City Guide, Stockholm
Sweden’s capital city spreads out over 14 islands in Lake Mälaren and looks
out proudly to the Baltic Sea to the east. Her grand public buildings, palaces,
rich cultural history and museums tell her 700 year-old history beautifully.
Is one of the most beautiful major cities in the world, a mirage of saffron-
and terracotta-colored buildings shimmering between blue water and bluer skies all
summer, or covered with snow and dotted with lights in winter. It's also a vibrant,
modern city, famous for producing sleek designs, edgy fashion and world-class nightclubs.
Stockholm, one of the most beautiful capitals in the world, is built on 14 islands
connected by 57 bridges. The beautiful buildings, the greenery, the fresh air and
the proximity to the water are distinctive traits of this city. The Royal National
City Park, (the first National City Park in the world), is a green space that breathes
for the city, and a constant presence in the crush of the city.
With its 750 year history and rich cultural life, Stockholm offers a wide selection
of world-class museums and attractions. Most of the city's attractions can be reached
on foot, and there’s a good chance of experiencing a lot of things in a short
time. Experience big-city life, the history of civilization and natural scenery,
all in the course of the same day.
Visit Stockholm City Hall. Climb the City Hall tower for a fantastic view of
Stockholm. Don't miss Gamla Stan, Stockholm's oldest attraction and one of the best
preserved medieval city centers in the world. Walk through small winding streets
lined with stores full of handicrafts, antiques, art galleries and cafés. The Royal
Palace and Stockholm Cathedral are also located in Gamla Stan.
The green island of Djurgården is home to some of the city's most popular attractions.
Visit the world-famous warship the Vasa, the world’s oldest open-air museum
Skansen, or Astrid Lindgren’s Junibacken. And don't miss the chance to see
Stockholm from the water. Naturally a city built on fourteen islands offers marvelous
views over the water. There are many different sightseeing tours to choose from.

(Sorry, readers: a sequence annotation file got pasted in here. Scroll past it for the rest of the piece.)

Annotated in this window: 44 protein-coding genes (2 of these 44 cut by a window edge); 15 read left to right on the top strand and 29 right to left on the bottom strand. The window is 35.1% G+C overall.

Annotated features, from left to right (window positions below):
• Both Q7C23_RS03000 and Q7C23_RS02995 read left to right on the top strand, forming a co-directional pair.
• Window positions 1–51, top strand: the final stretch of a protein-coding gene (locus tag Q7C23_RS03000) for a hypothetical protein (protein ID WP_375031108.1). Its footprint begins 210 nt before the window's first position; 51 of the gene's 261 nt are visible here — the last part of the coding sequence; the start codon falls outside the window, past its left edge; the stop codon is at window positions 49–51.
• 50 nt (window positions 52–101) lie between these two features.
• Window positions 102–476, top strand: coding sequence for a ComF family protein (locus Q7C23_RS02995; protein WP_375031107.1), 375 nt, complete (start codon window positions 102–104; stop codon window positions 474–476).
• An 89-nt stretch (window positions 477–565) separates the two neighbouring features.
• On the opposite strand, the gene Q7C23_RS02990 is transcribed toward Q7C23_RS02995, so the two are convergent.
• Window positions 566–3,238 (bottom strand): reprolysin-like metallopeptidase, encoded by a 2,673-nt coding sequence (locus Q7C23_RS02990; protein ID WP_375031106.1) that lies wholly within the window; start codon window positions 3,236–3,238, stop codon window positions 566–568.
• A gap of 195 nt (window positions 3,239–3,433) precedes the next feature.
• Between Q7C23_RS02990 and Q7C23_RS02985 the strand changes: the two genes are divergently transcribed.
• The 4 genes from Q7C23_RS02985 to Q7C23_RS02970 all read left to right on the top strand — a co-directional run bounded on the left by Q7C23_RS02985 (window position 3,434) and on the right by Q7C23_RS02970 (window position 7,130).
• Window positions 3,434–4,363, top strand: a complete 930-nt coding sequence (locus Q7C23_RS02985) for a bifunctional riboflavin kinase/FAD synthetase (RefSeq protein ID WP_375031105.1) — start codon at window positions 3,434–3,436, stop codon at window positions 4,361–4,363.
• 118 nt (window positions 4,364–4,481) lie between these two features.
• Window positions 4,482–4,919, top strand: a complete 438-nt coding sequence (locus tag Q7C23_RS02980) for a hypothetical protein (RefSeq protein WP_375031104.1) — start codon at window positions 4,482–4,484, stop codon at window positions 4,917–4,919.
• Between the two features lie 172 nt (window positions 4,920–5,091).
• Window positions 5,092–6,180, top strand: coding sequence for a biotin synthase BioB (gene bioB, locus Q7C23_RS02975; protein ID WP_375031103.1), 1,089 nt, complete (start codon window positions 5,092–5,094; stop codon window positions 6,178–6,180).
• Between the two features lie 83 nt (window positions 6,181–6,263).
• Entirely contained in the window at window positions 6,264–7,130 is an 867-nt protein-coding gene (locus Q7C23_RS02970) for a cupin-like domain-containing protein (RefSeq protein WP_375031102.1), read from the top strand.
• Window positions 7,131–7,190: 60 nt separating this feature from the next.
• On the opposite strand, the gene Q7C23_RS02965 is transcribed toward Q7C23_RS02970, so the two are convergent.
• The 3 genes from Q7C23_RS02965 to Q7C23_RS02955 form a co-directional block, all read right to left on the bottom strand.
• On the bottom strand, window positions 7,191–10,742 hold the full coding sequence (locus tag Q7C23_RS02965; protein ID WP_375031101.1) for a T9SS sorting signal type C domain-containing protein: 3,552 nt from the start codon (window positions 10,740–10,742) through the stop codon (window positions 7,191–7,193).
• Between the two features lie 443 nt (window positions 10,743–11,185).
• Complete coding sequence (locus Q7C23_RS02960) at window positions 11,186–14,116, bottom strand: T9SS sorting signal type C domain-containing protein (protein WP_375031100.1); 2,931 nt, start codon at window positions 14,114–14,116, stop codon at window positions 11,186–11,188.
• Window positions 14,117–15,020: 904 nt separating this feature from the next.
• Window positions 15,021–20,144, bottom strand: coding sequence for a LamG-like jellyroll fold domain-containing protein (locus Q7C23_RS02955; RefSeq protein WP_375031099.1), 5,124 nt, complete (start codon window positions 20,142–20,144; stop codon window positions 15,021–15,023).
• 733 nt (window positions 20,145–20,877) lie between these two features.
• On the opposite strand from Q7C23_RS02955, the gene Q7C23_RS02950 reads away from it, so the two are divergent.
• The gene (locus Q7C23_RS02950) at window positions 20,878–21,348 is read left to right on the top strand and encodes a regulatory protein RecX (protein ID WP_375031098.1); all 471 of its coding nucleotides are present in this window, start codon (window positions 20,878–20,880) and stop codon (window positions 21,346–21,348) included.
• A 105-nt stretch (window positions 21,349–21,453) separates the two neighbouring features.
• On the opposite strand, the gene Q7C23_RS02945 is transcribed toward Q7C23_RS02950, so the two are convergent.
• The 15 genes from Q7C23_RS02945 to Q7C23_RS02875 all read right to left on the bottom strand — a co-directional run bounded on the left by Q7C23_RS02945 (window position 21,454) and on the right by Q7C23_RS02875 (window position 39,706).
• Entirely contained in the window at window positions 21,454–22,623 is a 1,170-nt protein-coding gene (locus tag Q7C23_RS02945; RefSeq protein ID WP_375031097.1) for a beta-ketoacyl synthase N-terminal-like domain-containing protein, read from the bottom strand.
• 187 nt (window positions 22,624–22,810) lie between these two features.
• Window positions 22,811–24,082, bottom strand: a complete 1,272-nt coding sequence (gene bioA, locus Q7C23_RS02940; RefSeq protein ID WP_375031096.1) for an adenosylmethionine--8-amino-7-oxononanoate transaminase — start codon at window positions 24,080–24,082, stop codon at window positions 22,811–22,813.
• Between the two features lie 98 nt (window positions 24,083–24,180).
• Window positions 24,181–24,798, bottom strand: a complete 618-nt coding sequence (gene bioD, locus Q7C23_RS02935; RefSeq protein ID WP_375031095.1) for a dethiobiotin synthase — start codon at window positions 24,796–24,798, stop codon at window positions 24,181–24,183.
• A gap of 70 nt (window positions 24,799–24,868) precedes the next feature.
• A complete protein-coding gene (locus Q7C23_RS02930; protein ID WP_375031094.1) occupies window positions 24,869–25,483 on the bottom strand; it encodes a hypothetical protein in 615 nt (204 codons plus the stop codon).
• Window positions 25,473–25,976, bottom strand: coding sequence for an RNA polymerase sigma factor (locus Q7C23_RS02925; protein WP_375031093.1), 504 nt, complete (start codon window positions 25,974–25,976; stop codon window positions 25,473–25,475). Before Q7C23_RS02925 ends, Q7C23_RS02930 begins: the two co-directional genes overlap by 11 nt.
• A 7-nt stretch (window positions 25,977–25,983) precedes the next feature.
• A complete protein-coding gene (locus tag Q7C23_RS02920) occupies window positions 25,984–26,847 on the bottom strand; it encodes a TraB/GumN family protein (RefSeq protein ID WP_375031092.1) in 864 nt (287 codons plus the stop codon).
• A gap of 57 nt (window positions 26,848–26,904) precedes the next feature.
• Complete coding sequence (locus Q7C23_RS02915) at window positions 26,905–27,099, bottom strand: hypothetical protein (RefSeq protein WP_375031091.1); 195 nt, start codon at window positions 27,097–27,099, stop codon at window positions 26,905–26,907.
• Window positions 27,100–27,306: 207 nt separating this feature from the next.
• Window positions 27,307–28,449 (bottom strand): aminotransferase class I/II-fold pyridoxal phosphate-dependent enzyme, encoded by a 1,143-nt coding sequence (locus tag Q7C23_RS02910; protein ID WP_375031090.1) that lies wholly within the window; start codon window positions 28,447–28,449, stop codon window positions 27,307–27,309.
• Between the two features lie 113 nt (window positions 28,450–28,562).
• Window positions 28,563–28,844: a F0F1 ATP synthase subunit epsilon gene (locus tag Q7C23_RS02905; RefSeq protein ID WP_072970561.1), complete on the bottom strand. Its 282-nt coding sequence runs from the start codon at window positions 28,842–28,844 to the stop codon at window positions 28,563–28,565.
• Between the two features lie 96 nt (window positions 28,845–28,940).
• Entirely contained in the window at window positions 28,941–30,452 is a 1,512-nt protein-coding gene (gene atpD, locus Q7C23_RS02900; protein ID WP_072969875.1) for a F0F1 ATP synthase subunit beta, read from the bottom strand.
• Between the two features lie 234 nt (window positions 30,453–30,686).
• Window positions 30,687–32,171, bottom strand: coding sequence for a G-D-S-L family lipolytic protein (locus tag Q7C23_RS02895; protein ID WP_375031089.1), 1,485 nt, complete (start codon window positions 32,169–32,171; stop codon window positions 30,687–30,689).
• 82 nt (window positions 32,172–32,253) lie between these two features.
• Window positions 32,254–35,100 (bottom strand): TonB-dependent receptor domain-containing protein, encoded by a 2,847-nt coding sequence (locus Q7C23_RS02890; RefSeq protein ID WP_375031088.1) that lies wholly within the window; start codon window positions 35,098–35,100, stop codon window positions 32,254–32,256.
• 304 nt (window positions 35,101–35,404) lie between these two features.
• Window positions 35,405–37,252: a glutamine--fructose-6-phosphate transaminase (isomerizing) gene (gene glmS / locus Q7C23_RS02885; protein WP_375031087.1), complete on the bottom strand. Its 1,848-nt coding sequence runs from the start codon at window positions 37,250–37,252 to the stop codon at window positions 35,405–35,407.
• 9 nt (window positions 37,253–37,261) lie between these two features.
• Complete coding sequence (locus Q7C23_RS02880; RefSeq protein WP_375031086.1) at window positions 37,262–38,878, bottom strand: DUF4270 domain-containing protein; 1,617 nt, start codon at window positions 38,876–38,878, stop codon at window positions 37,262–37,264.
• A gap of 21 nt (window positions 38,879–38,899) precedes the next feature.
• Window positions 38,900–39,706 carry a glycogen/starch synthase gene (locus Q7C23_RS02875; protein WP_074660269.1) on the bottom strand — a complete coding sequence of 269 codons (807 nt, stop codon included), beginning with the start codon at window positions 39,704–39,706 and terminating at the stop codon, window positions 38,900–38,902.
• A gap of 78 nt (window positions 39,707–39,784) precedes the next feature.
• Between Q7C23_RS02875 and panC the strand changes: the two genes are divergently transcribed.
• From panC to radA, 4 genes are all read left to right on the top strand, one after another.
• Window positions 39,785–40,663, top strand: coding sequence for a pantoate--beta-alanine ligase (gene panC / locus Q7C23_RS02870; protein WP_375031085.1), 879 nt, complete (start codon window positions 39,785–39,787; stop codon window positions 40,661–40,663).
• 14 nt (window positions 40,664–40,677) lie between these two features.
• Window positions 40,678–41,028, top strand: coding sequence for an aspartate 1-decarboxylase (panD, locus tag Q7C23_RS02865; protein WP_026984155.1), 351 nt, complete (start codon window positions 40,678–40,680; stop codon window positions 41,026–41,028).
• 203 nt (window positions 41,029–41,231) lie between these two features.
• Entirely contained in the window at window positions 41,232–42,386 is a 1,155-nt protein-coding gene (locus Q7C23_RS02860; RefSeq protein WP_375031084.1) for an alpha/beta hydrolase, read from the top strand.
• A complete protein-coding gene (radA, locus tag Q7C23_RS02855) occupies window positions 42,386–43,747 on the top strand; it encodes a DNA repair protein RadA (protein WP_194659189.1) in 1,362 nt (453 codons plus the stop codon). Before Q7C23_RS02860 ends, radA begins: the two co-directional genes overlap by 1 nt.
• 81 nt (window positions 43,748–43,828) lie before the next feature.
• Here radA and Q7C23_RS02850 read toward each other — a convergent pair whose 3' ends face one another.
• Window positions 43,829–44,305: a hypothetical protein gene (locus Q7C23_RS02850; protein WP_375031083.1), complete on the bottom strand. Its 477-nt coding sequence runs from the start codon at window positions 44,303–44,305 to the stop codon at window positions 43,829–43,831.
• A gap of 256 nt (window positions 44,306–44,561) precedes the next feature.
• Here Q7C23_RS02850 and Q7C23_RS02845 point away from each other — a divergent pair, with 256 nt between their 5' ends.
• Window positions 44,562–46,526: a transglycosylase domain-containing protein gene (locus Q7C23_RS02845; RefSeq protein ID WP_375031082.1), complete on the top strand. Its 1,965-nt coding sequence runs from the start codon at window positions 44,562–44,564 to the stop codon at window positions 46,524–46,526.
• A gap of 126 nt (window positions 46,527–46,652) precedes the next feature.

And if fourteen islands aren’t enough, Stockholm offers a wonderful archipelago
with 30,000 islands, islet rocks and skerries.
Culture & Entertainment
The pick of Stockholm’s museums are; Moderna Museet for one of the world’s
finest collections of 20th and 21st century art, its fabulous restaurant and kids
activities. Also put wonderful open-air museum skansen on your list. You can join
Stockholmers in celebrating Christmas and Midsummer in traditional style here. Open
every day of the year. If you’re coming with the family, the zoo and collection
of 19th century buildings and settings from all around Sweden are a must. A short
walk from Skansen is the Vasa . The museum was purpose-built to house the 17th century
Vasa ship and we don’t just mean bits of it – we mean the entire ship, which
was raised from nearby Lake Mälaren.
Stockholm has an excellent entertainment and nightlife scene, with a number of
music venues, jazz cafés, trendy bars and a good gay scene. Stureplan was traditionally
the most popular area for going out, but today, there are options throughout the
city. The city has a number of theatres and Drottningholm Court Theatre, with its
original 18th century equipment, is a stunning sight. There are some good festivals,
with the Christmas Fair in Rosendal Gardens being particularly popular.
Food and drink
Stockholm's restaurant scene is a melting pot of flavors from around the world,
but of course the best of Swedish cuisine is served as well, often in contemporary
Here you will find carefully prepared ingredients such as game, fish and shellfish,
and the best that Swedish farms have to offer. Desserts often incorporate Swedes’
traditional and beloved blueberries, lingonberries and cloudberries. Select a dish
with the flavors of the Swedish sea or forest, or enjoy a traditional smörgåsbord
with herring, salmon and many other delicacies - and Swedish meatballs.
Fruit soups with high viscosity, like rose hip soup and blueberry soup (blåbärssoppa)
served hot or cold, are typical of Swedish cuisine. Butter and margarine are the
primary fat sources, although olive oil is becoming more popular. Sweden's pastry
tradition features a variety of yeast buns, cookies, biscuits and cakes; many of
them in a sugary style with a pastry (fika) are enormously popular in Sweden.
The City area of Stockholm is where the big department stores are. Yippee. Everything
under one (actually three) roofs – a lazy shopper’s paradise. Drottninggatan
is choc-a-bloc with small specialist shops, big stores like H&M and Zara, Swedish
fashion brand stores and just about every type of retailer imaginable. Look out
for Designtorget at Sergels Torg; it sells mostly household design/functional objects
created by up and coming Nordic designers that you are unlikely to find anywhere
Stockholm is where the shopping action is in Sweden. Look out for the big homegrown
department stores for everything under one roof Swedish design and handicrafts,
fashion and gifts; a Swedish cheese slicer always goes down well.